The ceremony of tea evokes a grey-haired British grandmother with Victorian fine silver teapots; porcelain cups hand-painted with violets; Emily Post place settings on rustic William and Mary style antique chestnut dining tables; doilies on every available surface; dusty heirlooms and curio cabinets – you get the picture. And, certainly, the British have owned the domain of tea—originally discovered by China—since the 1600s and the advent of the East India Company.
And yet tea is not just for elderly grandmothers or the British. The beverage appeals to all generations and cultures. What’s more, the beverage provides certain health benefits as we age. These can only be fully taken advantage of by creating your tea drinking habit sooner rather than later. Here’s our guide to getting the most from your tea. The fountain of youth may very well be flowing with tea.
In the article, “Anti-Aging Research Brief” published by the Academy of Anti-Aging, tea is brimming with antioxidant polyphenols called catechins, flavonols, theaflavins and thearubigins. Antioxidants ultimately help prevent cancerous cells from forming, repair damage to cells and to protect blood vessel walls from free radicals. The article cites a study from King’s College in London that compared a group of black tea drinkers with a group of coffee drinkers. Scientists studied the health of both groups after one year, and found “that the tea drinkers’ risk of a heart attack approached half of the non-tea drinkers.” The scientists speculated “that tea’s beneficial cardio effects are due to the beverage’s large amounts of flavonoids.”
So what teas contain the highest levels of antioxidants? Many brands you can purchase at large chain grocery stores contain high levels of antioxidants, including Celestial Seasonings Green Tea, with 217 milligrams (mg) of antioxidants, Lipton Green Tea (201 mg), Bigelow Darjeeling Blend (164 mg). Surprisingly, a few brands of popular teas have absolutely no antioxidant content, including Lipton Lemon Iced Tea and Snapple Peach Iced Tea.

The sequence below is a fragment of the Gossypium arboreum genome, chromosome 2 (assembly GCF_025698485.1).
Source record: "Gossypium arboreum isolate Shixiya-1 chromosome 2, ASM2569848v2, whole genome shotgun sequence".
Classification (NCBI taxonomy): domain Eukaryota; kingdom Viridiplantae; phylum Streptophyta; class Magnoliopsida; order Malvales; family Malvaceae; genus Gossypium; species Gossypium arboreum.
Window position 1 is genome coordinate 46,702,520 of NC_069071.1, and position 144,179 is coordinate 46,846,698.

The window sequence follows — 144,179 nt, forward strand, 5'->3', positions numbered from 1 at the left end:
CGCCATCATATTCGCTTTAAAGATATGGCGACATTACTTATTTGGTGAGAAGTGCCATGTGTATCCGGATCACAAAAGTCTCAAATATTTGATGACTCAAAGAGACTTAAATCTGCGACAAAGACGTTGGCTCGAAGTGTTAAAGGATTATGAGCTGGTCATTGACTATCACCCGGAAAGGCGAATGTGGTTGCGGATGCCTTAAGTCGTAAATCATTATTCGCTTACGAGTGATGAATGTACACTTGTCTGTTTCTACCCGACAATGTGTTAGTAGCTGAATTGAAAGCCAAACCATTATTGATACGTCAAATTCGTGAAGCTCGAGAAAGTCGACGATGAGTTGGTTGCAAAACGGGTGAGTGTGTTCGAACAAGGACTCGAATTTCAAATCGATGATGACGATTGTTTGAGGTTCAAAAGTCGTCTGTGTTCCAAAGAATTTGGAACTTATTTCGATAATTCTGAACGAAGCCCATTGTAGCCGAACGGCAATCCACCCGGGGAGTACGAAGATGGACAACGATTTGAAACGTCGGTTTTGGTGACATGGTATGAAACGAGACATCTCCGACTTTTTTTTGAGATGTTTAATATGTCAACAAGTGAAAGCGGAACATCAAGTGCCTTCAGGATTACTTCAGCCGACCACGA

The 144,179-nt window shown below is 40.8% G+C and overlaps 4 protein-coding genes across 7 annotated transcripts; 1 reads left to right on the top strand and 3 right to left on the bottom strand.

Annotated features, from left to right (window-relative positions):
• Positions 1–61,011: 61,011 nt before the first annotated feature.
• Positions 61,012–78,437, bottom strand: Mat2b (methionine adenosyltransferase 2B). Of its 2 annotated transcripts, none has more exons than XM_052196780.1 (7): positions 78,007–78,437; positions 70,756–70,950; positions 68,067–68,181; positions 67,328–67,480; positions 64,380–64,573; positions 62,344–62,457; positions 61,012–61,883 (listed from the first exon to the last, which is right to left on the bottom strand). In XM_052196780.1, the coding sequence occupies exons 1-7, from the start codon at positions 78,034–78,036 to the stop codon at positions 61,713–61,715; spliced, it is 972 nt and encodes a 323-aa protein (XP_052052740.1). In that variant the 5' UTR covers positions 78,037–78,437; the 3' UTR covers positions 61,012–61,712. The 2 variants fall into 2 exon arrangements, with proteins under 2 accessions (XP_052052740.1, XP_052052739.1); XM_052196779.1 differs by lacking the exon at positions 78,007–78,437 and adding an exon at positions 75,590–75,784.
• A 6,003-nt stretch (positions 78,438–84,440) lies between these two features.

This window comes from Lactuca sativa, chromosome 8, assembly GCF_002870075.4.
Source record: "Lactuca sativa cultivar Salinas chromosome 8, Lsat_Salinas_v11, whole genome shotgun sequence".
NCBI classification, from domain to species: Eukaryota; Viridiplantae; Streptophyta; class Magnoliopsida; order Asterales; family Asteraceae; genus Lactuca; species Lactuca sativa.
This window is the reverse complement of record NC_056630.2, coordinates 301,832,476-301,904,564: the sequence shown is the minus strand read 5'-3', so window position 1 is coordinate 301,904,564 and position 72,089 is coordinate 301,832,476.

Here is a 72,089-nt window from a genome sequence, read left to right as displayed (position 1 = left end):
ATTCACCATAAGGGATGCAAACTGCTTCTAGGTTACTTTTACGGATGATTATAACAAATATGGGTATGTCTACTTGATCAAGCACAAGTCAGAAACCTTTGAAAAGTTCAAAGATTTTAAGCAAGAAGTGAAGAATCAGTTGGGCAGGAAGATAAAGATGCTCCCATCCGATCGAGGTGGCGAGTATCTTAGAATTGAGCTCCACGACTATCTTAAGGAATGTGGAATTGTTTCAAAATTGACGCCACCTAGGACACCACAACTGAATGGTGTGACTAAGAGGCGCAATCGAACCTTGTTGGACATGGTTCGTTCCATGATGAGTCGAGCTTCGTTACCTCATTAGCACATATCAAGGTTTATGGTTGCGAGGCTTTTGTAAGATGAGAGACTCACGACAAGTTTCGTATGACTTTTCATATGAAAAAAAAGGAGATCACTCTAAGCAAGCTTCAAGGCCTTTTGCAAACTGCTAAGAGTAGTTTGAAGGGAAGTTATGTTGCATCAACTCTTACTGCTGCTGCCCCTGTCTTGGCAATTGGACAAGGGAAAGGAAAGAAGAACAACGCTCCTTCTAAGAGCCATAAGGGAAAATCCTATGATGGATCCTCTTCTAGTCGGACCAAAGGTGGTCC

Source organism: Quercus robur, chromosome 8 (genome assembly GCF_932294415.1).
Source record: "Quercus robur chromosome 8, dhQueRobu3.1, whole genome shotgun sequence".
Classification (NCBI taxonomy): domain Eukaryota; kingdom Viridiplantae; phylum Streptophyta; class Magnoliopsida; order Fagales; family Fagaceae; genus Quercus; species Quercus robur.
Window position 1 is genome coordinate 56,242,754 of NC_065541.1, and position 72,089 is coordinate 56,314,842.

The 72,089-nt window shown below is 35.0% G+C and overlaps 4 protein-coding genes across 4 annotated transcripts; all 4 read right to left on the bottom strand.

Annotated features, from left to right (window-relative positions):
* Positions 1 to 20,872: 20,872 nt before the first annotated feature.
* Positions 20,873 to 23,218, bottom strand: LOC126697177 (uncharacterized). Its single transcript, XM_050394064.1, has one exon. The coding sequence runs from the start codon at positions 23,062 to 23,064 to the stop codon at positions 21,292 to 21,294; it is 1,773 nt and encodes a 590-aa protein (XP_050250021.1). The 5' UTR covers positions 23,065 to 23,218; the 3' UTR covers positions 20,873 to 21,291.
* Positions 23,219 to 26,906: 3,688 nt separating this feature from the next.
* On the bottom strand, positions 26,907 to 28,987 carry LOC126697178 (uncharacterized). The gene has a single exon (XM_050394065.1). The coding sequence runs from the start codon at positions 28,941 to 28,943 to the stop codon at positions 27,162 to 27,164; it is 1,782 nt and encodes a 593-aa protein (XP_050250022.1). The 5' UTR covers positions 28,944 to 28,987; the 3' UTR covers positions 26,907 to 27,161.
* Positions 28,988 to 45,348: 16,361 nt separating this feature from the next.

Studies have shown that caffeine and consuming two cups of coffee can “harden a person’s arteries for several hours afterwards. This puts extra pressure on the heart, thus increasing the risk of heart attack or stroke.” Further, “it is evident today that many of our cancers are related to a dominance of estrogen. In a world flooded with estrogen and estrogen-like compounds, it is important for our bodies to have as low of an estrogen load as possible.” So drinking more than two cups of coffee can increase estrogen and lead to breast cancer in women and prostate cancer in men. Reducing caffeine is integral to cancer prevention, and replacing coffee with tea can easily half caffeine consumption and decrease the risk of cancer.
Blood Sugar Regulation
Teas, especially the variety of green tea known as matcha, can help regulate blood sugar. Matcha is actually powdered green tea leaves prepared with boiled water and a bamboo whisk, and is known to stabilize metabolism for those with hypo- or hyperglycemic maladies. Taking an active role in regulating blood sugar at a younger age can help prevent complications down the road.
An ingredient in matcha tea, EGCG, boosts metabolism. While matcha has a high level of caffeine and may contribute to higher estrogen levels, which will help you burn fat and lose weight.